Gardening Tips: Down with Lawns!

Editor’s Note: This column last appeared on 3 March 2021


What to do this week

I really think people shouldn’t have lawns. Lawns are for grazing sheep. So that is my rule of thumb: your lawn should be either big enough to graze sheep, or small enough to cut with a push mower. Everything else can be put to food planting. That can be perennial food plants that don’t need a lot of maintenance, even less than a lawn. Fruit trees and native shrubs that produce berries are ideal companions for backyard planting. They will develop your yard or garden with food in mind, and also create habitat for birds. You can have things that are strictly ornamental if you like, but why not produce food at the same time? Native plants like elderberries or juneberries (also known as Saskatoon berries) can be excellent for this, and elderberry blossoms are beautiful.

Elderberry. {{cc-by-sa-2.0}} Author: Sebastian Maćkiewicz.

Elderberry (Photo by Sebastian Maćkiewicz, CC by SA 2.0, via Wikimedia Commons)

Now is the time to order your fruit trees and native shrubs from mail order nurseries. Digging up wild plants, even native shrubs, is not the way to go. You may not be as knowledgeable as you would like to be on what might be rare or endangered, or how to avoid damaging wild habitat. Also, some of the wild varieties are wild for a reason. Wild elderberries are usually very small and seedy, but there are a lot of named elderberries that have been developed and cultivated to provide big, juicy berries.

I recommend going to the higher quality nurseries. I like Corn Hill Nursery in New Brunswick. They do mail order for a lot of things. We also have the Farmers Co-op on Keltic Drive. You may be able to find things there or at other local nurseries later in the season, but now is the time for mail order.

If you go online it is important to look for nurseries that specifically serve your bioregion, which is why I like Corn Hill. They are in New Brunswick. It is cold and wet there, just like here.

This time of year, you will be ordering bare-root trees and shrubs. They have been dug up in the fall, all the dirt has been shaken off and the plants have been put in cold storage for the winter. It reduces storage costs, and shipping costs, and saves you money. It is a little more work than going to a nursery in April, where it is already potted up for you, but the quality is a lot better.

The potted trees you can get later in the season are usually shipped from huge commercial nurseries, most often from Ontario. They are potted en masse, and you have no idea if the plant has a healthy root system, if it is root bound, or if it has been sitting out in the hot sun in a garden center parking lot for weeks. If you get bare rootstock from mail order nurseries, you are going to see for yourself what kind of quality you are getting. Not that I don’t sometimes get hijacked by a nice looking plant or something that I buy on the cheap in a grocery store parking lot, but I usually regret it.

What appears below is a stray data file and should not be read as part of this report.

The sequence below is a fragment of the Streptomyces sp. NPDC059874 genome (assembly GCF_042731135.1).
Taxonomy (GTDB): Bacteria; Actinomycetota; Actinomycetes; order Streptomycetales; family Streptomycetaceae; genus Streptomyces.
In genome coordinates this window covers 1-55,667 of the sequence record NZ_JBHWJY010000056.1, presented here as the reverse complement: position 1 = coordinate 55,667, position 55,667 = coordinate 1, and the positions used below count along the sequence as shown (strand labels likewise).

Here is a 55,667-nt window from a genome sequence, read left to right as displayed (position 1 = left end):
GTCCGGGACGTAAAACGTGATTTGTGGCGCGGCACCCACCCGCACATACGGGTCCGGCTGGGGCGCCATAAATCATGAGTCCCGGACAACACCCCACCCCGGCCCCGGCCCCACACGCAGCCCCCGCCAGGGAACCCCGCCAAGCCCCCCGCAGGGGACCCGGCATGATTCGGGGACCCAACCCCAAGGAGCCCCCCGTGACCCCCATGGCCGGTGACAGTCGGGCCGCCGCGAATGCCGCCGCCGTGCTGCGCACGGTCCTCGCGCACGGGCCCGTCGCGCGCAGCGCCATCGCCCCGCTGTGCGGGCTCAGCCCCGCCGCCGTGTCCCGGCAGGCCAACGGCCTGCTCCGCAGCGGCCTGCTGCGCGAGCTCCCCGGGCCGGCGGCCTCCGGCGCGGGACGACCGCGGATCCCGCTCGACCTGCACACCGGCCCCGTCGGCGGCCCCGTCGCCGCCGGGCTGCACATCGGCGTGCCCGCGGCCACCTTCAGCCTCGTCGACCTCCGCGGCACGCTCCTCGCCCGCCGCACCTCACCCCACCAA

Buying smaller, bare-root trees and shrubs won’t necessarily mean you have to wait extra years for fruit either. If you really want to start with large trees you can sometimes order them by mail order. You may have to pay more for shipping, but nothing compared to what you would pay later for a larger tree in the garden center. But here’s the thing: you don’t have to start with the biggest tree you can carry. You are not necessarily going to get your apples sooner that way. The problem is that a larger tree will suffer root shock much more than a smaller tree. A more mature tree will also require more babying and a lot more water that first year. It is actually better to buy a one- or two-year-old tree. Number one, it is usually cheaper. Number two, the roots haven’t had a chance to get way too big for their pots. Number three, they will take to their forever home more quickly, and often overtake larger trees that were planted at the same time.

I bought butternut trees a few years ago. I bought some that were one-year-old and some that were two-year-old. After only two years the one-year-old trees caught up to the two-year-old trees because they didn’t suffer the same setback from transplanting. The same is true for fruit trees.

So you save money, and you really don’t lose any time. Place your mail order for bare-root shrubs and trees now. You will have access to more variety, your plants will most likely be healthier from the start, and the nursery will not mail your product until planting time. You do need to order now though, before they sell out.

Next week I will talk about getting a jump on cool weather greens. It will soon be time to start your kale!

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Market gardener, farmer, workshop leader, seed-saver, political candidate and mother, Michelle Smith has spent over 30 years coping with the challenges of our bioregion and in the process has built a store of practical and technical knowledge. The Inverness resident has served on the board of Seeds of Diversity Canada and represented Alternative Producers with the Federation of Agriculture but can do nothing about her hair. She is pictured with a head of Club Wheat, a seed that shares her approach to hairdressing.



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